Both of these cases deal with paintings, not photographs. Both of these cases deal with trademark infringement claims, not copyright infringement, and both specifically pertain to the provisions of the Lanham Act, which deals with trademark, not copyright. In a general sense, both courts acknowledge the difficulty of balancing First Amendment rights against intellectual property rights, including right of publicity. In the only Supreme Court case covering this issue the court held that the First Amendment did not shield the defendant from liability for violating the plaintiff's right of publicity (Zacchini v. Scripps-Howard Broadcasting Co., 433 U.S. 562, 97 S.Ct. 2849, 53 L.Ed.2d 965 (1977).
So what does all this mean?
This thread was primarily about Zazzle prohibiting the sale of photos of racecars, and the person who started the thread's belief that Zazzle differentiated selling photo prints from posters, prohibiting the former and permitting the latter. It is my opinion that whether it's called a photo or called a poster does not matter if it's the same thing, namely a photo. It remains my opinion that various parties depicted, and various parties whose property is depicted in the example at hand, namely a photo of a race car driving on a race track, may have standing to object to the commercial exploitation of certain things that appear in that photo, including intellectual property they own, and in the case of people, their likeness. It's also my opinion that a First Amendment defense to some of these claims would be a serious stretch. Contrary to your statement that the cases you refer to are "very similar" to the subject matter of this thread, they are in fact significantly different. In one case you cite a central question came down to the use of Tiger Wood's name in the work of art, and in fact it was not used in the actual painting, which certainly undermined the plaintiff's (ie the company holding the rights to the Tiger Woods name) claim that the painting and prints produced from it violated the Latham Act. In the second case you cite the plaintiff, the University of Alabama Board of Trustees, sought to protect "an allegedly unregistered trademark based on a theory of trade dress which is predominantly a color." In other words, the defendant's paintings showed football players with uniforms that were the same or similar in color to uniforms worn by U. of Alabama players. In both of these cases the paintings (that's paintings - not photographs) did not even contains the actual trademarks owned by the plaintiffs. That is obviously very different from photographs that do contain the actual trademarks and other intellectual property of someone other than the photographer.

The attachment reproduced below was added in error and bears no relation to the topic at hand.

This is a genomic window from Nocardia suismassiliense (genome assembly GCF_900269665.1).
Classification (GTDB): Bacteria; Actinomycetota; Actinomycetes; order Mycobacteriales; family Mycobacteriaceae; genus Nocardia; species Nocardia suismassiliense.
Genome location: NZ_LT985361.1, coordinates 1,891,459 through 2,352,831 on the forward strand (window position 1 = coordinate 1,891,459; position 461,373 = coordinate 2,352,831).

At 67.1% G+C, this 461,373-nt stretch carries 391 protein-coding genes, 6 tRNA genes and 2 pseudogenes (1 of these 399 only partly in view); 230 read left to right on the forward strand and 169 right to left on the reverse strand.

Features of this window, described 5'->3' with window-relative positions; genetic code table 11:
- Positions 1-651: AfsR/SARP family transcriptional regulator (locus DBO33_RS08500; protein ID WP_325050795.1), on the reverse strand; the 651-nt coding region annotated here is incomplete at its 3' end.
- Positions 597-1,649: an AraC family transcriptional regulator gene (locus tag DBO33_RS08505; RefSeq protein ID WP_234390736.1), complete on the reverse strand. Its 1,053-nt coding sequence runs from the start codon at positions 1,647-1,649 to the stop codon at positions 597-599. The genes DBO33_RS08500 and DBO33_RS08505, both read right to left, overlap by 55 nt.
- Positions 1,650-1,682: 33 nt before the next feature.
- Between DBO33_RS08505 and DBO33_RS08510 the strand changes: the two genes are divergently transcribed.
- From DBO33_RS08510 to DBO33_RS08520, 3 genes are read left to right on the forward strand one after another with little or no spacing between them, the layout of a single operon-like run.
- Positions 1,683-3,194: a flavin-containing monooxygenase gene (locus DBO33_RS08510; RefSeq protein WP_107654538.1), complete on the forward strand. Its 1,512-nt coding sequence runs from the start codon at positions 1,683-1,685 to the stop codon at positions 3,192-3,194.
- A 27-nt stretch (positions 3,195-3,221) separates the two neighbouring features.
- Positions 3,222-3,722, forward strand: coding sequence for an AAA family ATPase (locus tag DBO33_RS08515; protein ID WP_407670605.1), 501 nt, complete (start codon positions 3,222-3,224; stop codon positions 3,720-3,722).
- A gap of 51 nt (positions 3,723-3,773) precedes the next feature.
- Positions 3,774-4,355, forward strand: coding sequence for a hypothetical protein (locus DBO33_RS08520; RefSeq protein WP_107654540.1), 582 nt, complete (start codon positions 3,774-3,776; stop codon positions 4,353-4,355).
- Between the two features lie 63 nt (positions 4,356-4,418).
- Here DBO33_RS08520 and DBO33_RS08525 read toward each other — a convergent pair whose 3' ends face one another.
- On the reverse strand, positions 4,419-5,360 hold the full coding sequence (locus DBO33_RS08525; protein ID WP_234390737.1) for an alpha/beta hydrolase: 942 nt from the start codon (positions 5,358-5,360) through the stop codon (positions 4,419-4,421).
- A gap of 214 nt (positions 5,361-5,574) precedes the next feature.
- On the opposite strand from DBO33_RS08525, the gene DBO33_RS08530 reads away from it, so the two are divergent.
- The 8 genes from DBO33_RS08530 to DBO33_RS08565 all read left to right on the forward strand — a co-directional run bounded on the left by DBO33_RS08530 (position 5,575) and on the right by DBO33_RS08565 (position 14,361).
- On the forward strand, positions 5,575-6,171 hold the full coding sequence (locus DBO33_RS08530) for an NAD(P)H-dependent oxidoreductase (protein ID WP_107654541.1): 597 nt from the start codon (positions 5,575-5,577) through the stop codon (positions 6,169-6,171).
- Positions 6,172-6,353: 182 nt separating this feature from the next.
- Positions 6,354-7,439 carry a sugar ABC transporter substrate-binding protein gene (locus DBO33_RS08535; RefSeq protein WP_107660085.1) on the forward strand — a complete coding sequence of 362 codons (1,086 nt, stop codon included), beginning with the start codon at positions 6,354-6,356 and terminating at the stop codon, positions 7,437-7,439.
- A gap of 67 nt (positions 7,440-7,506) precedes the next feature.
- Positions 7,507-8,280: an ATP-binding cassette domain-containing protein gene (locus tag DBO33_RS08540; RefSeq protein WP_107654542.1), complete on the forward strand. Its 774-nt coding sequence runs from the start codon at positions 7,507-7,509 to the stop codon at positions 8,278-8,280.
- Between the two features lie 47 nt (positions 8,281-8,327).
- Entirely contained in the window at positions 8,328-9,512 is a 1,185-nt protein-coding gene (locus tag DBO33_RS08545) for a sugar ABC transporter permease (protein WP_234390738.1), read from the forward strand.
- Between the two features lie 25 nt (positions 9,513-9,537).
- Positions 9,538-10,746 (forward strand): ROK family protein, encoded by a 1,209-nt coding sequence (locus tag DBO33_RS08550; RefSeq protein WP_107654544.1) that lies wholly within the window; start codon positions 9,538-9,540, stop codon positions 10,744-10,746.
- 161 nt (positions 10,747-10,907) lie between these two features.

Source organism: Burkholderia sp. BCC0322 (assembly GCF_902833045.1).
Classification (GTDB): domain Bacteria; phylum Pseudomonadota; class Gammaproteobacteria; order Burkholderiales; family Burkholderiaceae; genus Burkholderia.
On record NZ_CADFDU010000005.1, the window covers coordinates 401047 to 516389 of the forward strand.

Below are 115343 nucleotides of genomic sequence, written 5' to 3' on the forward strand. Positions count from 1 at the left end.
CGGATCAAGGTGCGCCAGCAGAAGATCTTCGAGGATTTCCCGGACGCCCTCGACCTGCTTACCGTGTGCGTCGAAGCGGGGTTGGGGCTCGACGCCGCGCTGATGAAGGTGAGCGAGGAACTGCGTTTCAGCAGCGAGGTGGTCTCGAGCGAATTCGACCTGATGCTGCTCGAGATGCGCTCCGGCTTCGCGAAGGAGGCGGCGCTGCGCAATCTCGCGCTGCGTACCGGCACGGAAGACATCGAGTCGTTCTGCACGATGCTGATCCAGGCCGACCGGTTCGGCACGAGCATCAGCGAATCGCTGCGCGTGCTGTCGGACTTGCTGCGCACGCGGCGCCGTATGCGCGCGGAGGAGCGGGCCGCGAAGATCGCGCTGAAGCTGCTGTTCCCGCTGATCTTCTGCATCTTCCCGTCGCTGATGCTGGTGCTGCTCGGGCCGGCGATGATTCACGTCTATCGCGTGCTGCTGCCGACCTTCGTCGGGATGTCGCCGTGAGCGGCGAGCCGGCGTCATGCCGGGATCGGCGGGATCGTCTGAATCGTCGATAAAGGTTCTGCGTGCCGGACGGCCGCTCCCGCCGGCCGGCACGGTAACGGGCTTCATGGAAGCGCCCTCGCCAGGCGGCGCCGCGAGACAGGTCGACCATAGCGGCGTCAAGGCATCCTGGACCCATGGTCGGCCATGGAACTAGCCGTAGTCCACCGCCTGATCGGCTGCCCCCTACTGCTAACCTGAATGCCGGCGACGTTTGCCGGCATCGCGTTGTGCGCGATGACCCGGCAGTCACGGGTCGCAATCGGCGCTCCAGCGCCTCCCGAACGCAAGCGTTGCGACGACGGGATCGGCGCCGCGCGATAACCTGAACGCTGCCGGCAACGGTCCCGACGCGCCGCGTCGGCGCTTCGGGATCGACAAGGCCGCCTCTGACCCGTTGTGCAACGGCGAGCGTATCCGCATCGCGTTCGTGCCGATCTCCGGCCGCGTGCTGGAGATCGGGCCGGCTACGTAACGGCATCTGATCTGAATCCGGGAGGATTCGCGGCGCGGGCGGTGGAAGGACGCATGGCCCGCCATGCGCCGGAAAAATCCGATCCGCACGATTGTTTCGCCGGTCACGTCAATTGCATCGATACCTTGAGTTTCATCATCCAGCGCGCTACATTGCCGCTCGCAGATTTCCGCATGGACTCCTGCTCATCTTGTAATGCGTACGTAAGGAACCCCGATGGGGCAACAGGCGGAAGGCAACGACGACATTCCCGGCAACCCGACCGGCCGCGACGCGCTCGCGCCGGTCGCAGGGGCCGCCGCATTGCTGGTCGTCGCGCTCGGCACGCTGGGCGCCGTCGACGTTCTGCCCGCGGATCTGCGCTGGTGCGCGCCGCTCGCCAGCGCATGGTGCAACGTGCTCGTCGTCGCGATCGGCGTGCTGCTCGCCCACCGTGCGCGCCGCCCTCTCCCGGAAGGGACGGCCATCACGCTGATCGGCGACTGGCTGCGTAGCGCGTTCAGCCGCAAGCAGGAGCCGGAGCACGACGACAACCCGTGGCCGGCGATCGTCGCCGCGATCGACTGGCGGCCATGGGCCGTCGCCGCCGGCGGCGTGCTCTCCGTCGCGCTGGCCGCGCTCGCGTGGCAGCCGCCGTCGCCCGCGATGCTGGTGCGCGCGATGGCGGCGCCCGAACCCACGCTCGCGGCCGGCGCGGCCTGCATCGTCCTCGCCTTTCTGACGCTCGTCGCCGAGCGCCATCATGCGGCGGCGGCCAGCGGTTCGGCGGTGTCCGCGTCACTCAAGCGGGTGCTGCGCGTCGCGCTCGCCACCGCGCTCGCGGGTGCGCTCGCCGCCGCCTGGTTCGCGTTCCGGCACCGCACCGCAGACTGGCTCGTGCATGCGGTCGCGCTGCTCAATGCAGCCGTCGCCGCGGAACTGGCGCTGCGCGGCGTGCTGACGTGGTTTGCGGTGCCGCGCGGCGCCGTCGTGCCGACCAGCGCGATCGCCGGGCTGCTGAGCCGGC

As this thread illustrates, the law and judicial system are comprised of endless shades of gray and very little that's black and white. While the various exceptions to copyright law exist, and exist for good reason, the protections the law affords is also there and it also exists for good reason.
There's one more aspect of this discussion worth mentioning. Many a photographer has created a photograph of a car or some other thing, the design of which is owned by someone else, and then asserted an unconditional right to sell copies of that photograph. The reasoning is that they created the photo and they should therefore have the right to exploit its' value regardless of the fact that the photo depicts something that someone else created and owns. What happens then if another person comes along and creates a photograph of the first photographer's photograph of that object? For all practical purposes the photo of the photo could be very close to an exact duplicate of the first photo. Does the second photographer have unlimited rights to sell the photo? After all, he created it. You can find legal precedent on both sides of this question but a legal discussion is not my goal here. I just want to point out to photographers and other creatives that if they would object to anyone "appropriating" their work then they should, in my opinion, try to show the same level of respect for the work of others that they would like others to show them.